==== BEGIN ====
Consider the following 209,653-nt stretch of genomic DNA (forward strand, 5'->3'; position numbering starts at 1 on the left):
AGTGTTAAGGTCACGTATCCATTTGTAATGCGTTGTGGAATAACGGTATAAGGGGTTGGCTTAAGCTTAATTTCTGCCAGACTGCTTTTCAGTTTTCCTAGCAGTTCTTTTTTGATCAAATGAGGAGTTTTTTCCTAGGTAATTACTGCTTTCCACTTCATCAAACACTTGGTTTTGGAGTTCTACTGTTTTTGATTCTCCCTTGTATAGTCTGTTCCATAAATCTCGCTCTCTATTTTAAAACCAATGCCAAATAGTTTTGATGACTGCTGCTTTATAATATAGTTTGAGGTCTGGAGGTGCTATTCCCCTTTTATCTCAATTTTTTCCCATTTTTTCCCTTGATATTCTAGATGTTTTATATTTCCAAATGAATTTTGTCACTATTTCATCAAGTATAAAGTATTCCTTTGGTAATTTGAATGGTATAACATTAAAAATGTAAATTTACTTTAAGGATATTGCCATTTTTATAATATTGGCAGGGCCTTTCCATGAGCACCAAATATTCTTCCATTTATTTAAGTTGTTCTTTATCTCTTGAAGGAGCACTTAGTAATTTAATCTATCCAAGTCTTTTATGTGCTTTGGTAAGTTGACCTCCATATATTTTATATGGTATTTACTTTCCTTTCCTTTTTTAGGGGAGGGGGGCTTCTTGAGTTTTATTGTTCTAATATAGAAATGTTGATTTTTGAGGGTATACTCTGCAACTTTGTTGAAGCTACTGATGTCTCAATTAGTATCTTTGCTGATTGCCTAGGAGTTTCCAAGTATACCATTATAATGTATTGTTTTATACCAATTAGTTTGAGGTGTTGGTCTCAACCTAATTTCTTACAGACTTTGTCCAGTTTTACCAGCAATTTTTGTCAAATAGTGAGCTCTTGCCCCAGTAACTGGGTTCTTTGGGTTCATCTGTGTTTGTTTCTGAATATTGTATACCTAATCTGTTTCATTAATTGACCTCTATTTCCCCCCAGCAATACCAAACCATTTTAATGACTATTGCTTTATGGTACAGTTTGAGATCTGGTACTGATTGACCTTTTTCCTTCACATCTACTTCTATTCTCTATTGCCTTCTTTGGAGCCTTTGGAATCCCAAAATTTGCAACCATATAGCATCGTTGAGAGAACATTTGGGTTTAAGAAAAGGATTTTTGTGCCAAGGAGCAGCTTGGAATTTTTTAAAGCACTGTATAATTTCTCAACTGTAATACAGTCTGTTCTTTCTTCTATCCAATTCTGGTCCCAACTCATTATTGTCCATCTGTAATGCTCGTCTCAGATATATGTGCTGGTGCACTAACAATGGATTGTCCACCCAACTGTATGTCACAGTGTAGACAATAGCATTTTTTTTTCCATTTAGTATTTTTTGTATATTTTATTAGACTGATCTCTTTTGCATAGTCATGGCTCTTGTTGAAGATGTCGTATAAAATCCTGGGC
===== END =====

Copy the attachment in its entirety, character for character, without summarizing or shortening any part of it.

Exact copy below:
Consider the following 209,653-nt stretch of genomic DNA (forward strand, 5'->3'; position numbering starts at 1 on the left):
AGTGTTAAGGTCACGTATCCATTTGTAATGCGTTGTGGAATAACGGTATAAGGGGTTGGCTTAAGCTTAATTTCTGCCAGACTGCTTTTCAGTTTTCCTAGCAGTTCTTTTTTGATCAAATGAGGAGTTTTTTCCTAGGTAATTACTGCTTTCCACTTCATCAAACACTTGGTTTTGGAGTTCTACTGTTTTTGATTCTCCCTTGTATAGTCTGTTCCATAAATCTCGCTCTCTATTTTAAAACCAATGCCAAATAGTTTTGATGACTGCTGCTTTATAATATAGTTTGAGGTCTGGAGGTGCTATTCCCCTTTTATCTCAATTTTTTCCCATTTTTTCCCTTGATATTCTAGATGTTTTATATTTCCAAATGAATTTTGTCACTATTTCATCAAGTATAAAGTATTCCTTTGGTAATTTGAATGGTATAACATTAAAAATGTAAATTTACTTTAAGGATATTGCCATTTTTATAATATTGGCAGGGCCTTTCCATGAGCACCAAATATTCTTCCATTTATTTAAGTTGTTCTTTATCTCTTGAAGGAGCACTTAGTAATTTAATCTATCCAAGTCTTTTATGTGCTTTGGTAAGTTGACCTCCATATATTTTATATGGTATTTACTTTCCTTTCCTTTTTTAGGGGAGGGGGGCTTCTTGAGTTTTATTGTTCTAATATAGAAATGTTGATTTTTGAGGGTATACTCTGCAACTTTGTTGAAGCTACTGATGTCTCAATTAGTATCTTTGCTGATTGCCTAGGAGTTTCCAAGTATACCATTATAATGTATTGTTTTATACCAATTAGTTTGAGGTGTTGGTCTCAACCTAATTTCTTACAGACTTTGTCCAGTTTTACCAGCAATTTTTGTCAAATAGTGAGCTCTTGCCCCAGTAACTGGGTTCTTTGGGTTCATCTGTGTTTGTTTCTGAATATTGTATACCTAATCTGTTTCATTAATTGACCTCTATTTCCCCCCAGCAATACCAAACCATTTTAATGACTATTGCTTTATGGTACAGTTTGAGATCTGGTACTGATTGACCTTTTTCCTTCACATCTACTTCTATTCTCTATTGCCTTCTTTGGAGCCTTTGGAATCCCAAAATTTGCAACCATATAGCATCGTTGAGAGAACATTTGGGTTTAAGAAAAGGATTTTTGTGCCAAGGAGCAGCTTGGAATTTTTTAAAGCACTGTATAATTTCTCAACTGTAATACAGTCTGTTCTTTCTTCTATCCAATTCTGGTCCCAACTCATTATTGTCCATCTGTAATGCTCGTCTCAGATATATGTGCTGGTGCACTAACAATGGATTGTCCACCCAACTGTATGTCACAGTGTAGACAATAGCATTTTTTTTTCCATTTAGTATTTTTTGTATATTTTATTAGACTGATCTCTTTTGCATAGTCATGGCTCTTGTTGAAGATGTCGTATAAAATCCTGGGC